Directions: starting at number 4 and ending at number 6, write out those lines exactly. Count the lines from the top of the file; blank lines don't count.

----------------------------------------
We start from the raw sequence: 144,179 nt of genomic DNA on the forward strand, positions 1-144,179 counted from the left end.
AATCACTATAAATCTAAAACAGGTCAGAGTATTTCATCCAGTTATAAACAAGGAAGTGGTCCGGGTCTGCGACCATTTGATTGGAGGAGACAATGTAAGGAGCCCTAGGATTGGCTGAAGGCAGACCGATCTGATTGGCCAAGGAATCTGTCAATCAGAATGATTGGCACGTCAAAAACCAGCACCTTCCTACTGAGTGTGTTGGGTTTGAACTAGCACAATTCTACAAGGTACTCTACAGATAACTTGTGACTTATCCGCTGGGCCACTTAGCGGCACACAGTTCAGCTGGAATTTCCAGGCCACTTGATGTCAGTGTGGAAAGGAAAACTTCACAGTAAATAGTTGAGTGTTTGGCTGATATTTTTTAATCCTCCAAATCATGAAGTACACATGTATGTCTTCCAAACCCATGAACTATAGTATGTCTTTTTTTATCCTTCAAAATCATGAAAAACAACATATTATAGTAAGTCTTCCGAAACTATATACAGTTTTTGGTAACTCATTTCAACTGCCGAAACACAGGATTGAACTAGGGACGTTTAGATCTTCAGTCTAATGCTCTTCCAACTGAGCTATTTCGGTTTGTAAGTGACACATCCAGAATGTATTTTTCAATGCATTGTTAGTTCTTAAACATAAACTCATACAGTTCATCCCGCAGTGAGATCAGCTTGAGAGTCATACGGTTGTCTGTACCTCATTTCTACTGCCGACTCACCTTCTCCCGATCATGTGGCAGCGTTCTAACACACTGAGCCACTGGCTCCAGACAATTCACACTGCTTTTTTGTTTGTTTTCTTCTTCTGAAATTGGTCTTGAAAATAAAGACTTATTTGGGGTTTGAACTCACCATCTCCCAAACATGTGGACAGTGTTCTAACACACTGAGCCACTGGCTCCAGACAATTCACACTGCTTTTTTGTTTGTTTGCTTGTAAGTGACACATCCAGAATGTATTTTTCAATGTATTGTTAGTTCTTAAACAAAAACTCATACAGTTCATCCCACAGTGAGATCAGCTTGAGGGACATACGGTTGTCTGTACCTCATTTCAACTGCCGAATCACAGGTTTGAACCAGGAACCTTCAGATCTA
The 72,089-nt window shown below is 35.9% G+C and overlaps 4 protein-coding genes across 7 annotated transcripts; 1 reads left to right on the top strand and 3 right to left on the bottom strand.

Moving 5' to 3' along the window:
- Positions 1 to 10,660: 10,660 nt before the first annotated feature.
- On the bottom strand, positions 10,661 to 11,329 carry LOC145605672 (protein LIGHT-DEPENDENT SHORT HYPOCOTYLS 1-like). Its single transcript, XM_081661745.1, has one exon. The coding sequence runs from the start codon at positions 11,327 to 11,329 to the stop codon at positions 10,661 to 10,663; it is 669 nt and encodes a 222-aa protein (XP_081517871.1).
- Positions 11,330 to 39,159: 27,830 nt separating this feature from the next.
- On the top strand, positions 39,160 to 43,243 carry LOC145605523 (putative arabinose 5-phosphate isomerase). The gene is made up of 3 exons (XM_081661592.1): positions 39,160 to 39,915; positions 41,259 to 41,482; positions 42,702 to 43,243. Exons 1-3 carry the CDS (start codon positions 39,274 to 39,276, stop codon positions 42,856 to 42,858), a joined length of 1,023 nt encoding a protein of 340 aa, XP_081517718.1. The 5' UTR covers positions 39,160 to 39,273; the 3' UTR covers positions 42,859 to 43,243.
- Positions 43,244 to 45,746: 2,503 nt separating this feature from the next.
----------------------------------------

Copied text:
Moving 5' to 3' along the window:
- Positions 1 to 10,660: 10,660 nt before the first annotated feature.
- On the bottom strand, positions 10,661 to 11,329 carry LOC145605672 (protein LIGHT-DEPENDENT SHORT HYPOCOTYLS 1-like). Its single transcript, XM_081661745.1, has one exon. The coding sequence runs from the start codon at positions 11,327 to 11,329 to the stop codon at positions 10,661 to 10,663; it is 669 nt and encodes a 222-aa protein (XP_081517871.1).